Minnesota voters seemed likely to deliver another two years of divided government in St. Paul as initial results from Tuesday’s election showed Republicans retaining a narrow majority in the state Senate and Democrats maintaining control in the state House.
Ballots were still being counted Wednesday with votes outstanding in some key races. Shifting tallies as more votes are processed could still change the balance of power.
But while both sides secured upsets, initial results showed the Senate on track for a status quo finish, with Republicans keeping a slim majority heading into the next session.
Senate Democrats, who needed a net gain of two seats to secure a majority, appeared to flip at least two GOP-held districts Tuesday. Democrat Ann Johnson Stewart won an open seat in Plymouth that had previously been in Republican hands. In Burnsville, GOP Sen. Dan Hall trailed DFL challenger Lindsey Port.
But freshman DFL Sen. Matt Little of Lakeville also lost his re-election bid to Republican Zach Duckworth following a heated contest for that suburban seat. And Sen. Dan Sparks, DFL-Austin, trailed GOP challenger Gene Dornink by more than 1,500 votes.
A number of targeted incumbents on both sides led their rivals, though it wasn’t immediately clear how many ballots remained to be counted in some races. Late Wednesday, a DFL challenger pulled ahead in a St. Cloud Senate seat as more votes were tallied. Top Democratic strategists held out hope Wednesday that such ballots could help them overcome the GOP’s lead or close the gap enough to trigger a recount in tight races.
In the House, Republicans appeared on track to knock out up to six DFL incumbents, which would not be enough to overcome Democrats’ 16-seat majority in that chamber.
Absentee votes were still being counted in some of those contests as well, and the close nature of several races could allow for an eventual recount.
If the results hold, Minnesota’s Legislature will remain politically divided in the upcoming session. That means Democrats and Republicans will have to work together with DFL Gov. Tim Walz to reach accord on major issues such as the projected budget deficit and the state’s pandemic response, which has been a major source of political friction this year.
A DFL trifecta also could have given Democrats an edge in next year’s redrawing of political maps, allowing them to shape the next decade of Minnesota elections. That process, based on the U.S. Census results, is more likely to be done by the courts in a divided government.
“That was the golden prize of the night for the Democrats that just slipped out of their fingers,” said Jennifer DeJournett, a GOP operative who lives in Maple Grove.
Given the stakes, the campaigns, political parties and outside groups dedicated tens of millions of dollars in campaign cash to state races. The latest campaign finance reports, filed in late October, showed DFL-aligned groups outspending GOP rivals.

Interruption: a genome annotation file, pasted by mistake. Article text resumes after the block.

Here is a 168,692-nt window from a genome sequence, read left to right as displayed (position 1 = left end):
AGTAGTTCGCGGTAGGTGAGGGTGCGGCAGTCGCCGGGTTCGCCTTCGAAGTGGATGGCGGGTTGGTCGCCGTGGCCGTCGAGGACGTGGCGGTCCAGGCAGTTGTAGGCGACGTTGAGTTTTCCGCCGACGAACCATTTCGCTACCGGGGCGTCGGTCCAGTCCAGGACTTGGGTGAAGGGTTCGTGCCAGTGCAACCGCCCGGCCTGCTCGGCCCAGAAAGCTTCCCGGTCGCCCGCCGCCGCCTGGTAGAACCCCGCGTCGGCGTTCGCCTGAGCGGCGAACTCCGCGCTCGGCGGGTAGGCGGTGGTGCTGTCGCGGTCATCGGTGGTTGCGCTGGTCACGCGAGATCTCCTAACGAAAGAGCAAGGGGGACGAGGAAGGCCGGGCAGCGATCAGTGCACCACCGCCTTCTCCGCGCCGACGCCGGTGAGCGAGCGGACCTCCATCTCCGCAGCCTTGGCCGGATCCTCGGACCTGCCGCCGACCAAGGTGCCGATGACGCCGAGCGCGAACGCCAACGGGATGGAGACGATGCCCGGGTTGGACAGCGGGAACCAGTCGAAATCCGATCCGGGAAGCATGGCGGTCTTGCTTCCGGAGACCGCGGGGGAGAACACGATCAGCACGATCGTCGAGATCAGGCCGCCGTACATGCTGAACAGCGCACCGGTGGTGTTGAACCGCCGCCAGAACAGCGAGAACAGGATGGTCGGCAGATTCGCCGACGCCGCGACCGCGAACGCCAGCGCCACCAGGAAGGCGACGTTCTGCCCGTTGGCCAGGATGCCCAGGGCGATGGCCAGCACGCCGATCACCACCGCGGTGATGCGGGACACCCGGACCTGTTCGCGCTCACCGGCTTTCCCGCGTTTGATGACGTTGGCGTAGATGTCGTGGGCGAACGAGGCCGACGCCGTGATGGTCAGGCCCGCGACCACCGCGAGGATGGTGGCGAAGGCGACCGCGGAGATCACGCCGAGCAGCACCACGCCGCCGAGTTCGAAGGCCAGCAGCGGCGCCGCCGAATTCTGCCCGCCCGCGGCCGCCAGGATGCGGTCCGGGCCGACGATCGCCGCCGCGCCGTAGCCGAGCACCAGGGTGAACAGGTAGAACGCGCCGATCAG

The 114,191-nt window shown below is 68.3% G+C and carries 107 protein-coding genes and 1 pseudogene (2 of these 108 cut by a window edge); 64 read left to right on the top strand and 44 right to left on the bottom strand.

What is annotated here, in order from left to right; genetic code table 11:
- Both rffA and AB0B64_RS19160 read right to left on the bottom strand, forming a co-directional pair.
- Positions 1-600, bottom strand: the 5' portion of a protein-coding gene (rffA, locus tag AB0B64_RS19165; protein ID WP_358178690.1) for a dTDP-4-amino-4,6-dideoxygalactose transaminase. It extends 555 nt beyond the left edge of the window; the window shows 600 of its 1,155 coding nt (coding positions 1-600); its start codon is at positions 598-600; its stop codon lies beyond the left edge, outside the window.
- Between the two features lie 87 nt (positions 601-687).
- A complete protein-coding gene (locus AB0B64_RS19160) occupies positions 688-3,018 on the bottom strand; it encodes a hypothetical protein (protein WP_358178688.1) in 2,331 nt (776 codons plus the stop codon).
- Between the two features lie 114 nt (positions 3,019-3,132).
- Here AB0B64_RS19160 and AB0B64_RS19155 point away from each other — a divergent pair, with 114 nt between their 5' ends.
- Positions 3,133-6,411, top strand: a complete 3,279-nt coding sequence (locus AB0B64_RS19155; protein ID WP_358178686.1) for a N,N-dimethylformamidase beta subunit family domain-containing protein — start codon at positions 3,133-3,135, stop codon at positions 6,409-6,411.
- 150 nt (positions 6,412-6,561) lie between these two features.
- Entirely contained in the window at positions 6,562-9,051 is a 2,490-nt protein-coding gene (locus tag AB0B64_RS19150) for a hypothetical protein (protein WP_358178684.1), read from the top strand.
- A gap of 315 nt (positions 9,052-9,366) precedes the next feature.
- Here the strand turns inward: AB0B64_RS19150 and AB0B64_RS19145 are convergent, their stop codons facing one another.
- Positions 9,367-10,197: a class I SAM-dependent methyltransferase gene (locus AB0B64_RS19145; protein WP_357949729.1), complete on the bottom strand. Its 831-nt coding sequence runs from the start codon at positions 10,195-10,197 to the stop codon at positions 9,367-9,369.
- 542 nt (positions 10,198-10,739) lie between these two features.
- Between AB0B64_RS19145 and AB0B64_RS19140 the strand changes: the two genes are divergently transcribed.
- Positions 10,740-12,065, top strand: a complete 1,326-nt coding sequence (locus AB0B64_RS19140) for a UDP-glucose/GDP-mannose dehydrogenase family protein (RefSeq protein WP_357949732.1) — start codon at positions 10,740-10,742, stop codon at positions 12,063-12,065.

Much of that spending was focused on just a handful of seats. Democrats had pinned their hopes on ousting GOP incumbents in the Rochester area and the Twin Cities suburbs, where polling and the 2018 election results had showed voters souring on President Donald Trump.
But GOP legislative candidates in key races outperformed the president, despite his statewide defeat to Democratic challenger Joe Biden. In some districts that Trump lost, including seats in Rochester and the suburbs, voters split the ticket and backed the GOP down the ballot.
The results also reflect ongoing geographic realignment for both parties. Democrats held strong in the Twin Cities, where high turnout helped deliver statewide wins, but they were poised to lose ground in greater Minnesota.
Roger Moe, a lobbyist and former Senate DFL majority leader from northwest Minnesota, said the results suggest the state has “become even more polarized between rural and urban areas.”
“Based upon the outcome, it’s unfortunate but we seem to be stretching out both ways this urban and rural divide,” he said.
Legal Marijuana Now Party candidates also appeared to play a factor in the outcome. The party’s nominees siphoned off significant shares of the vote in several close contests. In the race between Sparks and Dornink, the marijuana candidate won more than 6% of the vote.
The coronavirus pandemic upended both messaging and campaign strategy. Walz’s use of executive power became a flash point in some close races. Democrats also largely avoided door-knocking and rallies, while Republicans continued in-person campaigning.
DeJournett said that decision likely tipped close Senate races into the GOP’s column, including in the local battle between Sen. Warren Limmer, R-Maple Grove, and Democrat Bonnie Westlin. Limmer led by about 1,000 votes Wednesday.
“The Republicans actually hit the ground and were doing door to door to door, and that little bit in a race that close made the difference,” DeJournett said.